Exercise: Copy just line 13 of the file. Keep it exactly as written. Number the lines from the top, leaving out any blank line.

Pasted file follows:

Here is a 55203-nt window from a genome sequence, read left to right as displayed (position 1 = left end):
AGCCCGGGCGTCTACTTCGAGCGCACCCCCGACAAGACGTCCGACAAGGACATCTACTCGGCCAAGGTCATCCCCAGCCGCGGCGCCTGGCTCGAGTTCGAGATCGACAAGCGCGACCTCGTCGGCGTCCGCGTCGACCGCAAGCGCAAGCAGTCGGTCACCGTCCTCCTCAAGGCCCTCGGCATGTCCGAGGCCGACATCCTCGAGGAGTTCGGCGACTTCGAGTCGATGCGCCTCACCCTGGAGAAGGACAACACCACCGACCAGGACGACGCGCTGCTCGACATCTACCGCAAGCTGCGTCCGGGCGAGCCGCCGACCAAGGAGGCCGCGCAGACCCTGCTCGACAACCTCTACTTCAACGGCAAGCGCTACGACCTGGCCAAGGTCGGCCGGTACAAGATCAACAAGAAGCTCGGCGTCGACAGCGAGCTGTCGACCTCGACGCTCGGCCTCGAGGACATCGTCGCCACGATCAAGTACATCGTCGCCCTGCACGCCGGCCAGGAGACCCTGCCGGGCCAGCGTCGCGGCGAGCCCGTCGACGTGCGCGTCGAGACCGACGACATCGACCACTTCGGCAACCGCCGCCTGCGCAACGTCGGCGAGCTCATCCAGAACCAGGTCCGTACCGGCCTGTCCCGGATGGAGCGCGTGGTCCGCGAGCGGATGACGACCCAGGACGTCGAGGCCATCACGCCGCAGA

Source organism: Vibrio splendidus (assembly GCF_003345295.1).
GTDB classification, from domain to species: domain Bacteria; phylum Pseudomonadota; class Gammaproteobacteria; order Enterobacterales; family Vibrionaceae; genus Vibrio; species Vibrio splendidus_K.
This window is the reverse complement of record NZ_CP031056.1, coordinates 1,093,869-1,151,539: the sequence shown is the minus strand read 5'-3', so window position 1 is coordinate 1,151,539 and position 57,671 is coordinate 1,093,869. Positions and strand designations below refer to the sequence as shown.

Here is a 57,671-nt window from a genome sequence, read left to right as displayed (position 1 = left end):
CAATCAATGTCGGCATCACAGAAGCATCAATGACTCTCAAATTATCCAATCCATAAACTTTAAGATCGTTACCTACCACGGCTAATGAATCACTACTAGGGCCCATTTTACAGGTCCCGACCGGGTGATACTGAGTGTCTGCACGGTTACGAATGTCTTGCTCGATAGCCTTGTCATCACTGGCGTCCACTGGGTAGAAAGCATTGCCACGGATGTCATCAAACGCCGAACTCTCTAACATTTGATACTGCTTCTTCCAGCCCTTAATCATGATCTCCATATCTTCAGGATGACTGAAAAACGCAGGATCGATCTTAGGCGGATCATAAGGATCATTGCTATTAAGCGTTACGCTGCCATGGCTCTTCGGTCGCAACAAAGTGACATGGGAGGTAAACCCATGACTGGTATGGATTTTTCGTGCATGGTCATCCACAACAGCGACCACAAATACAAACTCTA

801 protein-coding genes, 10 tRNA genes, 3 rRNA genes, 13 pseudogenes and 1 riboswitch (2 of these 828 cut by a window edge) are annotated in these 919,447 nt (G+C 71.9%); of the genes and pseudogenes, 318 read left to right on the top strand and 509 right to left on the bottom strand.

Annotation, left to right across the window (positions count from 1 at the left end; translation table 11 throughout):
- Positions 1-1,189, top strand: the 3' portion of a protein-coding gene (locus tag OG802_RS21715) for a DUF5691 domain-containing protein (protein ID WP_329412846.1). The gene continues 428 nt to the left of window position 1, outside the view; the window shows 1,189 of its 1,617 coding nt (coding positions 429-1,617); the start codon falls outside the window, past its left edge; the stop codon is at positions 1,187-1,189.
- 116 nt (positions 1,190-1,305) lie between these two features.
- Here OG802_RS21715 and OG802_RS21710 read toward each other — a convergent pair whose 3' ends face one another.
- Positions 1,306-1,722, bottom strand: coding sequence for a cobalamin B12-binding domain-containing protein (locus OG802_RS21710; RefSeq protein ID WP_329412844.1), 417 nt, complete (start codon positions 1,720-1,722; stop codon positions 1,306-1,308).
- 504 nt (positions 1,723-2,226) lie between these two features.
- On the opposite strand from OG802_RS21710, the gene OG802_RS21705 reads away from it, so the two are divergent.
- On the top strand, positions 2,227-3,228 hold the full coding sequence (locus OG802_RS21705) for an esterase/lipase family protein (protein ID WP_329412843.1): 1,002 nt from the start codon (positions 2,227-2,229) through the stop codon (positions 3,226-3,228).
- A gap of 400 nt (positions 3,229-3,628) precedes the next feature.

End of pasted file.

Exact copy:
- Positions 1,306-1,722, bottom strand: coding sequence for a cobalamin B12-binding domain-containing protein (locus OG802_RS21710; RefSeq protein ID WP_329412844.1), 417 nt, complete (start codon positions 1,720-1,722; stop codon positions 1,306-1,308).